Signatory requirement saves SSAS client from pensions scam

Published by James Jones-Tinsley on

Our expert

  • James Jones-Tinsley

    James Jones-Tinsley

    Self-Invested Technical Specialist

  • A pension scam warning about how we saved two SSAS clients £100,000 without them doing anything - because our signature was needed to action the transaction.

    We are often asked why Barnett Waddingham insists on being a mandatory signatory for the bank accounts of our Small Self-Administered Scheme (SSAS) clients. What follows is a true story of how two of our SSAS clients – a husband and wife - were saved from losing their entire pension savings thanks to the fact that we were a mandatory signatory to their pension scheme bank account. 

    The married couple had sold their company and so no longer had a need for a SSAS. For all the right reasons, their financial adviser recommended a transfer to a personal pension for each of them. All assets in the SSAS - totalling around £100,000 - were liquidated.

    We emailed the clients suggesting they pay the transfers by means of pension scheme cheques to avoid the bank’s Clearing House Automated Payment System (CHAPS) charges. The husband contacted us the following Monday to enact the suggestion made in the email that he had received over the weekend from Barnett Waddingham, advising him to ‘change tack’ and instead make the payments to a bank account; the details of which were given in the email.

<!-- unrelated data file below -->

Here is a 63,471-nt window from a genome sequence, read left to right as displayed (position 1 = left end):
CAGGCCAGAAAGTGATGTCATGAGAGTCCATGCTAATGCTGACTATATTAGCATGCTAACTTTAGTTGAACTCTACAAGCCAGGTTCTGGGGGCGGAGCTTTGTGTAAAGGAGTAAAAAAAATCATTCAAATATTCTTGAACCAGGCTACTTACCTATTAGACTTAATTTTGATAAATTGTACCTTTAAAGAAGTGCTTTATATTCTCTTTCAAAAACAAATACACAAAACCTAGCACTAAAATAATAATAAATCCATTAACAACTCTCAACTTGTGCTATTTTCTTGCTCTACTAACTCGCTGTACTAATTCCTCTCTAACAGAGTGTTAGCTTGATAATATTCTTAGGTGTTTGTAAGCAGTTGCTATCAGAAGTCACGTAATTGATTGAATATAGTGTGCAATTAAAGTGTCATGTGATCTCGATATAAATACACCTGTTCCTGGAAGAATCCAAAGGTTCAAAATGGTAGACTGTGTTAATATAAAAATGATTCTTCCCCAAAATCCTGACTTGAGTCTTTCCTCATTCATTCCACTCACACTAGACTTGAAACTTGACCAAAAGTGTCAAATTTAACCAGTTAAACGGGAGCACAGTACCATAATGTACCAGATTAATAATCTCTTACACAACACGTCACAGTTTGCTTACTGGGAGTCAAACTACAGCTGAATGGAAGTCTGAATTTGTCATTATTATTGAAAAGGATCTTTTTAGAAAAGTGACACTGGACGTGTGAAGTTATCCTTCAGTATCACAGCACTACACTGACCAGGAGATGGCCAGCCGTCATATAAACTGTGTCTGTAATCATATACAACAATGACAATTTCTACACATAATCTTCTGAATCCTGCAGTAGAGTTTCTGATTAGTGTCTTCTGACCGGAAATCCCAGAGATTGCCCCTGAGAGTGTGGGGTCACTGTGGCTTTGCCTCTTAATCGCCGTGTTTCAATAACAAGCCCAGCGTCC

"As a result of Barnett Waddingham being a mandatory signatory to all transactions on the pension scheme bank account, the clients saved £100,000"

    As you can probably already guess, although the email the husband received over the weekend appeared to be from Barnett Waddingham - that was not the case. A scammer had hacked his email account and emailed him, instructing the couple to make the payment into the scammer’s bank account. The scammer’s email address was masked to look as if it had come from Barnett Waddingham.   

    If the clients had been sole signatories on their pension scheme bank account, they could have paid all their pension savings to the scammer’s bank account over the weekend and would, in all likelihood, never have seen their savings again. As a result of Barnett Waddingham being a mandatory signatory to all transactions on the pension scheme bank account, the clients saved £100,000 by not being able to take any action over the weekend.

    We read about cybercrime almost every day. It’s sobering to think that there are people out there who could actually be reading your emails unbeknown to you, and trying to steal your hard-earned pension savings. So should you ever feel frustrated about the perceived inconvenience of having Barnett Waddingham as a mandatory signatory on your SSAS bank account, remember this tale - and how much you could actually be saving!

    Mark Pipe contributed to the writing of this case study.